- Greenhouse gas emissions while transporting fruits and vegetables are higher than in raising livestock for meat.
- People should switch to locally grown food to avoid transportation from other places to reduce carbon emissions.
- Rich countries are responsible for 46% of food-mile emissions, says study.
According to a peer-reviewed study published in the journal Nature Food, international transportation of food emits up to 7.5 times more greenhouse-gas emissions than previously thought.
Over one-third of those emissions are from international transportation of fruits and vegetables. The report mentioned that the amount is almost twice what is required to grow them.
As wealthy nations keep the demand for a round-the-year supply of fruits and vegetables high, it leads to 46% food-mile emissions, although those countries make up just 12.5% of the worldwide population.
The research found that carbon calculations around plant-based diets are even more complex. Though the bulk of the agricultural production emissions is caused while raising livestock for meat, fruits and vegetables are more carbon-intensive as they are shipped. Fruits and vegetables are transported in bulk, and they need refrigeration during transport. It creates greater emissions, according to the researchers.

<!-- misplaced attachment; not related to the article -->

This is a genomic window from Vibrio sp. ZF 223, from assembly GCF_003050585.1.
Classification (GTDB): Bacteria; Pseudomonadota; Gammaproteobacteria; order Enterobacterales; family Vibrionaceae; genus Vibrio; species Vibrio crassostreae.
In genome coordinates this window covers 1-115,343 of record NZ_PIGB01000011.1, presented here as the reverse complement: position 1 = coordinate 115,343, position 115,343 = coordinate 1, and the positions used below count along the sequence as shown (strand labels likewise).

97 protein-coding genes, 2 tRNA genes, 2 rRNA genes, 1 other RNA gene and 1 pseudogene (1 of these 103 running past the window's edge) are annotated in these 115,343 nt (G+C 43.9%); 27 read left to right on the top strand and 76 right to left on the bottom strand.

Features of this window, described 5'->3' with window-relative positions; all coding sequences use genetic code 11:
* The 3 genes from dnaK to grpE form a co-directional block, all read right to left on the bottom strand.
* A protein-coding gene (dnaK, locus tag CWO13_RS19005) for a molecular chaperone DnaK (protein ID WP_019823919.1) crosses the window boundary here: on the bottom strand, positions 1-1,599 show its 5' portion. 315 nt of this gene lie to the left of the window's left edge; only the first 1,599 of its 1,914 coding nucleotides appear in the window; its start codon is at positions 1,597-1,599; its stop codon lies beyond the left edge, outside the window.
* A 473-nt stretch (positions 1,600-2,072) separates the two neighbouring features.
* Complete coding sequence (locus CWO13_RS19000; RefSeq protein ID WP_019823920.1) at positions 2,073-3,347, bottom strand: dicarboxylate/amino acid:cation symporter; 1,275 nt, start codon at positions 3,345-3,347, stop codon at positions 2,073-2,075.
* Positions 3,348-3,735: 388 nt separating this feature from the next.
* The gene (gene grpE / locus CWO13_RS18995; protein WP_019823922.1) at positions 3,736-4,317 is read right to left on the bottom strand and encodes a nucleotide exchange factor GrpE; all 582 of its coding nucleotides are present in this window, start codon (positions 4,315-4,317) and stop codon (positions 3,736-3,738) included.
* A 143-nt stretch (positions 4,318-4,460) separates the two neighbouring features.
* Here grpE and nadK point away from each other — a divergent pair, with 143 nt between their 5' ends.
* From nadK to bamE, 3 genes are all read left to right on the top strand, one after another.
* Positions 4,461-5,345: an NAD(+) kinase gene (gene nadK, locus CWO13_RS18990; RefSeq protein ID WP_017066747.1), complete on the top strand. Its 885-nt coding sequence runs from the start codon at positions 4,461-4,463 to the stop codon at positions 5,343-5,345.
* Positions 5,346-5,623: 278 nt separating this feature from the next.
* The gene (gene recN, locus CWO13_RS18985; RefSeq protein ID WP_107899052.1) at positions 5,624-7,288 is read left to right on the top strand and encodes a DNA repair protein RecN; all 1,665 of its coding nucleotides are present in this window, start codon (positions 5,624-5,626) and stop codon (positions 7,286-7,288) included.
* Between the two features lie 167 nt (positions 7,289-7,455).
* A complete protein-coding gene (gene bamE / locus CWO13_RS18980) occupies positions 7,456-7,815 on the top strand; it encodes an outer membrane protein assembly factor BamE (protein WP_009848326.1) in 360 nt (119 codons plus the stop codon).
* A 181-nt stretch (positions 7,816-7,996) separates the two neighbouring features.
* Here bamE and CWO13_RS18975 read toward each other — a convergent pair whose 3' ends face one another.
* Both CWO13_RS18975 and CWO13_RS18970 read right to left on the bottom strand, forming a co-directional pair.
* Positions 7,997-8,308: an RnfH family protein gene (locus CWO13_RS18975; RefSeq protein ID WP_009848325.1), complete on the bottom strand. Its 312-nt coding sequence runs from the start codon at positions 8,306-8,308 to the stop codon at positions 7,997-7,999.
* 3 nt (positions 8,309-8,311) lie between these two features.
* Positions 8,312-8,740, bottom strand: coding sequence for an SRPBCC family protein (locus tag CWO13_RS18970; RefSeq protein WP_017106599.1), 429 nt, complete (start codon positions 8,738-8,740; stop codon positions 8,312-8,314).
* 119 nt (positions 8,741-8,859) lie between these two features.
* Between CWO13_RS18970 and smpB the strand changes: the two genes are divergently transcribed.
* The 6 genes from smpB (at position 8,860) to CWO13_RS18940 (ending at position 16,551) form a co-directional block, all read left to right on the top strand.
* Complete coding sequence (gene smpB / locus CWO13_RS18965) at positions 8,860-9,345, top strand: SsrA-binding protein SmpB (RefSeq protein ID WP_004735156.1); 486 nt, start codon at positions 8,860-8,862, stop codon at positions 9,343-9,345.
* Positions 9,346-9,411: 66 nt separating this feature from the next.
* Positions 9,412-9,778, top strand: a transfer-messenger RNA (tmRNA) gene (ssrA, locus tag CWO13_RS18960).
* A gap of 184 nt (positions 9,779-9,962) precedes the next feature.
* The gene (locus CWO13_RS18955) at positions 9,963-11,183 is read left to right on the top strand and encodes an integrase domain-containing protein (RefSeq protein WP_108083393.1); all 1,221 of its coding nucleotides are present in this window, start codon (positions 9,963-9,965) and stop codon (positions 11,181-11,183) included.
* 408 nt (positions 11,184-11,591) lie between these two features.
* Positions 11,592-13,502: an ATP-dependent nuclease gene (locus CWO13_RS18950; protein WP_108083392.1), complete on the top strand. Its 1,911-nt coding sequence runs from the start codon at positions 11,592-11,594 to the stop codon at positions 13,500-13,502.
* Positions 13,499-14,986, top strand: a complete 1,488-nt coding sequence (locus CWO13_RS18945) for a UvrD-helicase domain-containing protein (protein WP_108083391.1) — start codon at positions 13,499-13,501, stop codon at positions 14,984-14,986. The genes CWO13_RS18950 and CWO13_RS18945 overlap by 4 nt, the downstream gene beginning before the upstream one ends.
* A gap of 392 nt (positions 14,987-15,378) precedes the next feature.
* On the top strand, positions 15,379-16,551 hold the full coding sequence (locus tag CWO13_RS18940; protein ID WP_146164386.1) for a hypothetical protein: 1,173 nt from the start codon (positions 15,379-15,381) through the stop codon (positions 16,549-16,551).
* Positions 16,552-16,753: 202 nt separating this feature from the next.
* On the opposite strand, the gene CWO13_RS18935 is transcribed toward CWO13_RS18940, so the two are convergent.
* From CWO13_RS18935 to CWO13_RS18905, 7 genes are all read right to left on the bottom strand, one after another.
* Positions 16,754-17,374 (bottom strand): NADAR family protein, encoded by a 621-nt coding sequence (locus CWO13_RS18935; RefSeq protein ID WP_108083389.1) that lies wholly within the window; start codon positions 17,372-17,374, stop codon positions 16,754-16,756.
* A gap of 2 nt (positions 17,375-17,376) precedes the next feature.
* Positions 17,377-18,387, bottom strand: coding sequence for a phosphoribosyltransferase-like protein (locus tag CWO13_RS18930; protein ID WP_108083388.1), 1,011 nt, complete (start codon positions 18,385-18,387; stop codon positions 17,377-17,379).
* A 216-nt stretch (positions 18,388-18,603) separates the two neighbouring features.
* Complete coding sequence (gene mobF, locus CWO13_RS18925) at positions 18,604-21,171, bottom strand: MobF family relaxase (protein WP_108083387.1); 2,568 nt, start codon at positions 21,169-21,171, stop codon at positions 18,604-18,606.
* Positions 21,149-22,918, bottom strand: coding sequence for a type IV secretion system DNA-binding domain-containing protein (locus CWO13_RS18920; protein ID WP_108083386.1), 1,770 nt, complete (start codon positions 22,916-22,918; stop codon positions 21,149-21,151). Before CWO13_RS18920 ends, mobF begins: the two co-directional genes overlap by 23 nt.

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Eating local-grown food to cut emissions
It is not about eating only vegetables and fruits that can help cut greenhouse gas emissions but switching to locally grown food items. “The strategy of dietary change to reduce animal product consumption and promote plant-based foods must at least be coupled with switching towards more local production, especially in high-income countries,” said Mengyu Li, lead author of the study.
The study also revealed that international trade in agriculture and food increased more than 100% between 1995 and 2018. Food transportation is responsible for 27% of total global freight emissions and 19% of total food system emissions.
The study said that moving fruits and vegetables by truck emits more carbon for every ton of goods moved per mile than shipping via sea.
The food transport system would need to replace fossil fuel trucks and ships with vehicles that run on low-carbon alternatives, such as batteries, biofuels or hydrogen, to reduce emissions worldwide.